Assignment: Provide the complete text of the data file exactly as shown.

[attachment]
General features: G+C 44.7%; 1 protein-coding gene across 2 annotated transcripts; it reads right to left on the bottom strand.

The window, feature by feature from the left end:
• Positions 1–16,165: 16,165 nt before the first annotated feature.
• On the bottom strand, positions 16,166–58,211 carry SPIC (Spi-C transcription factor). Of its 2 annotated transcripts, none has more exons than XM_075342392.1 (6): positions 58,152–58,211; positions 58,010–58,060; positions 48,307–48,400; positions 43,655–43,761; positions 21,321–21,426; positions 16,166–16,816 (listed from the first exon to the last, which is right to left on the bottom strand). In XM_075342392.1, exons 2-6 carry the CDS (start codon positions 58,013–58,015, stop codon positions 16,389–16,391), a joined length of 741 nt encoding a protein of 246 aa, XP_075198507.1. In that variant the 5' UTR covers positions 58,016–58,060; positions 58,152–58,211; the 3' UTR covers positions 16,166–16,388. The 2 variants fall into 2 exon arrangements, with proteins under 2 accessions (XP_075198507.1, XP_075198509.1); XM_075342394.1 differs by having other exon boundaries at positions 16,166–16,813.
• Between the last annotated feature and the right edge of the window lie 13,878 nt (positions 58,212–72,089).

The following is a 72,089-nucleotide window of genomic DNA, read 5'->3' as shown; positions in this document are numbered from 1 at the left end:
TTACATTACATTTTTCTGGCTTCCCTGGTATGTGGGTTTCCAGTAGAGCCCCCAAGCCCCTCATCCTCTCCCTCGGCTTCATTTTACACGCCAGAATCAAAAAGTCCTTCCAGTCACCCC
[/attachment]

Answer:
General features: G+C 44.7%; 1 protein-coding gene across 2 annotated transcripts; it reads right to left on the bottom strand.

The window, feature by feature from the left end:
• Positions 1–16,165: 16,165 nt before the first annotated feature.
• On the bottom strand, positions 16,166–58,211 carry SPIC (Spi-C transcription factor). Of its 2 annotated transcripts, none has more exons than XM_075342392.1 (6): positions 58,152–58,211; positions 58,010–58,060; positions 48,307–48,400; positions 43,655–43,761; positions 21,321–21,426; positions 16,166–16,816 (listed from the first exon to the last, which is right to left on the bottom strand). In XM_075342392.1, exons 2-6 carry the CDS (start codon positions 58,013–58,015, stop codon positions 16,389–16,391), a joined length of 741 nt encoding a protein of 246 aa, XP_075198507.1. In that variant the 5' UTR covers positions 58,016–58,060; positions 58,152–58,211; the 3' UTR covers positions 16,166–16,388. The 2 variants fall into 2 exon arrangements, with proteins under 2 accessions (XP_075198507.1, XP_075198509.1); XM_075342394.1 differs by having other exon boundaries at positions 16,166–16,813.
• Between the last annotated feature and the right edge of the window lie 13,878 nt (positions 58,212–72,089).

The following is a 72,089-nucleotide window of genomic DNA, read 5'->3' as shown; positions in this document are numbered from 1 at the left end:
TTACATTACATTTTTCTGGCTTCCCTGGTATGTGGGTTTCCAGTAGAGCCCCCAAGCCCCTCATCCTCTCCCTCGGCTTCATTTTACACGCCAGAATCAAAAAGTCCTTCCAGTCACCCC